Sony Stuffs Everything to Love About the A6000 into the A5100

Kevin Lee The Phoblographer Sony A5100 Product Images-4

Sony has ported over the A6000’s amazing autofocus system to the “new” camera deemed the A5100— sorry buyers of the original Sony A5000. The Japanese camera hasn’t skimped on the phase detect AF points either with the Sony A5100. It has the same fully loaded 179 AF points as its higher-end sibling.

What’s more is that the new compact body also has the A6000’s 24.3 APS-C Exmor CMOS sensor and Bionz X image processor. With all these flat improvements, the Sony A5100 seems like it’s just the A6000 in a smaller package with some slightly different ergonomics and no integrated electronic viewfinder. Which is all perfectly fine really. In our review of the Sony A6000 we found the small shooter to have great image quality and incredibly fast autofocus performance.

As for a few other improvements, Sony has passed on Eye AF and Lock-on AF modes, which first debuted on the Sony A7 and A7r. Lastly the new sensor can record full HD 1080p video in AVCHD as well as the XAVC-Scodec for 50 Mbps footage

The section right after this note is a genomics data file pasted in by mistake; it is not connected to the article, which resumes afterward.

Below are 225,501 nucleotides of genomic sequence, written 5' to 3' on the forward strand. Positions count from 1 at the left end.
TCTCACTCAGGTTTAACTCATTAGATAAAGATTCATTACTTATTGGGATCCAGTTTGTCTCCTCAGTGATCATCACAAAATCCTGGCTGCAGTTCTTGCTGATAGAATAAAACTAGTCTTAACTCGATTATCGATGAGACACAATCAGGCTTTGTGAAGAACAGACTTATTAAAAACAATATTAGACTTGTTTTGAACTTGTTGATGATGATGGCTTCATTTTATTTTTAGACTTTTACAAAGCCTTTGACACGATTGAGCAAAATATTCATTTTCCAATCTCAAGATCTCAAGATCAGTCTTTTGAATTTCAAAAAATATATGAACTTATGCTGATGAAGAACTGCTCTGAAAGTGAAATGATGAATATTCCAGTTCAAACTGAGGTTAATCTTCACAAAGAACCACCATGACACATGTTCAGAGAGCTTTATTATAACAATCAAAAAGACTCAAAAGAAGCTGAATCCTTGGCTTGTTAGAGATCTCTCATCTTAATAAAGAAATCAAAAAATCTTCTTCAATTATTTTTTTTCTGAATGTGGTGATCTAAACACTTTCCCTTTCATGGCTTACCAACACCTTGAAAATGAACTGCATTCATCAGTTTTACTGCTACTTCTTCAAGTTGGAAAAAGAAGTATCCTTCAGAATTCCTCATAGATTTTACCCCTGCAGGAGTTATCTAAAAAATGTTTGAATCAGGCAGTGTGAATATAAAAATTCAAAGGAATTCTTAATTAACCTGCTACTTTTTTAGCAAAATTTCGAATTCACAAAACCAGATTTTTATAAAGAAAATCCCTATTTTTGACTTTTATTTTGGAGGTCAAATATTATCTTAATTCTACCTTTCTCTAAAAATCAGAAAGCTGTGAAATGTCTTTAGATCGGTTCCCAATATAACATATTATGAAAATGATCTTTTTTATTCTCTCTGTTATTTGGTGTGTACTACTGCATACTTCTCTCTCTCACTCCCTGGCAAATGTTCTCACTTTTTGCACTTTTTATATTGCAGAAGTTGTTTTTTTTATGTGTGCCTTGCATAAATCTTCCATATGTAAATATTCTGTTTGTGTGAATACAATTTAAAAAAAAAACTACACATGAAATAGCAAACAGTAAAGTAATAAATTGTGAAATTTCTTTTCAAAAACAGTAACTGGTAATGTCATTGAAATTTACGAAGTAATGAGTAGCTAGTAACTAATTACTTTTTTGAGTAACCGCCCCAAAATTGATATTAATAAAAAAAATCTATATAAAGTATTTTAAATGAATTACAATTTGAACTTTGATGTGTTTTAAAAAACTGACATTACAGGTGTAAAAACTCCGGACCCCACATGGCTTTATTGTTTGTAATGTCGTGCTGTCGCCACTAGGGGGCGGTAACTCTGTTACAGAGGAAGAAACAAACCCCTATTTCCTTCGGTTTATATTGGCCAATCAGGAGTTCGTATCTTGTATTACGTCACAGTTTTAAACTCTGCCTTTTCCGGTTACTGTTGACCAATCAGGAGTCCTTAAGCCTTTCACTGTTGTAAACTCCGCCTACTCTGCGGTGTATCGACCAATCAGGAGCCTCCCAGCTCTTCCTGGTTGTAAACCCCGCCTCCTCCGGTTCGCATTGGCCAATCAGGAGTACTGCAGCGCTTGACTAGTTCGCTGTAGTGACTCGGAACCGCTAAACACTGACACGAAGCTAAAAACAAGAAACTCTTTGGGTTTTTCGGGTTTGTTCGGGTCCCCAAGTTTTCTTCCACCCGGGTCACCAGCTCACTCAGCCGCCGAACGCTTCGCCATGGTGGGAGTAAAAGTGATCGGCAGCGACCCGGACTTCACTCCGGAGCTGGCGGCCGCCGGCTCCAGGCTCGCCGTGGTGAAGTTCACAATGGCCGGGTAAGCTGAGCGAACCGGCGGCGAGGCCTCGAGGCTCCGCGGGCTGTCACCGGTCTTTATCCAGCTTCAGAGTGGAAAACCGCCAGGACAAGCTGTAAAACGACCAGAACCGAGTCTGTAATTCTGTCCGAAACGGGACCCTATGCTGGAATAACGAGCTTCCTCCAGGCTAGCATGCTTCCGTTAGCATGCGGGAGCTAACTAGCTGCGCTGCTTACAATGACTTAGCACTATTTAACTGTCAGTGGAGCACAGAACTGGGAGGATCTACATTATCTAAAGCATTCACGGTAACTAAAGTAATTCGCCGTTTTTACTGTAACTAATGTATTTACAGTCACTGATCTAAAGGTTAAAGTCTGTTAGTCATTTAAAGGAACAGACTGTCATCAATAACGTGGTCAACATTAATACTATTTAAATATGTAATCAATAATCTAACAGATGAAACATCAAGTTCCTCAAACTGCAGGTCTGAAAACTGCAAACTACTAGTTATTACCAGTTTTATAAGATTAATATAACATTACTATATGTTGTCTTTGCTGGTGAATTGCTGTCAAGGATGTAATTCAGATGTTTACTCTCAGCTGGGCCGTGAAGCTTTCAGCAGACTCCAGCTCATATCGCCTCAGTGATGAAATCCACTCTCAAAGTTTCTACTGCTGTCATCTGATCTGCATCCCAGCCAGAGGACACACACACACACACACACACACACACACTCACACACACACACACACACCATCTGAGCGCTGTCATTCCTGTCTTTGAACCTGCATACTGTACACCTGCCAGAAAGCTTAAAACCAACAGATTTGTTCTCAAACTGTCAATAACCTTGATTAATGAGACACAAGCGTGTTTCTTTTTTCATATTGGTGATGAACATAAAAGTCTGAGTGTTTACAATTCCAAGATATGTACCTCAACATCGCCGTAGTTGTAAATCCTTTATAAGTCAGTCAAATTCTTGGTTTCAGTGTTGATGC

The Sony α5100 will be available this September black and white for $550 for the body only. There’s also a $700 kit version bundled with the 16-50mm f3.5-5.6 motorized zoom lens. Read on to see more images and specs on the Sony A5100.

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Mirrorless System Cameras Now Outselling DSLRs In Japan

EVIL, MILC, CSC — the designations are manifold. But whatever you call them, one thing is clear: the relatively recent species of mirrorless interchangeable-lens cameras is on the rise. And now, for the first time, they have begun to outsell the more traditional DSLR cameras on their home market, Japan. According to Olympus’ European Product Manager Claudia Baehr in an interview over at TechRadar, the market share of mirrorless system cameras in Japan is now at about 50%, first outselling DSLRs in December 2011. In Britain, the market share of evil MILC-CSCs is about 30%, and about 20% in the US, with DSLRs still going strong on both markets. (These numbers refer to units newly sold, not to overall usage.)

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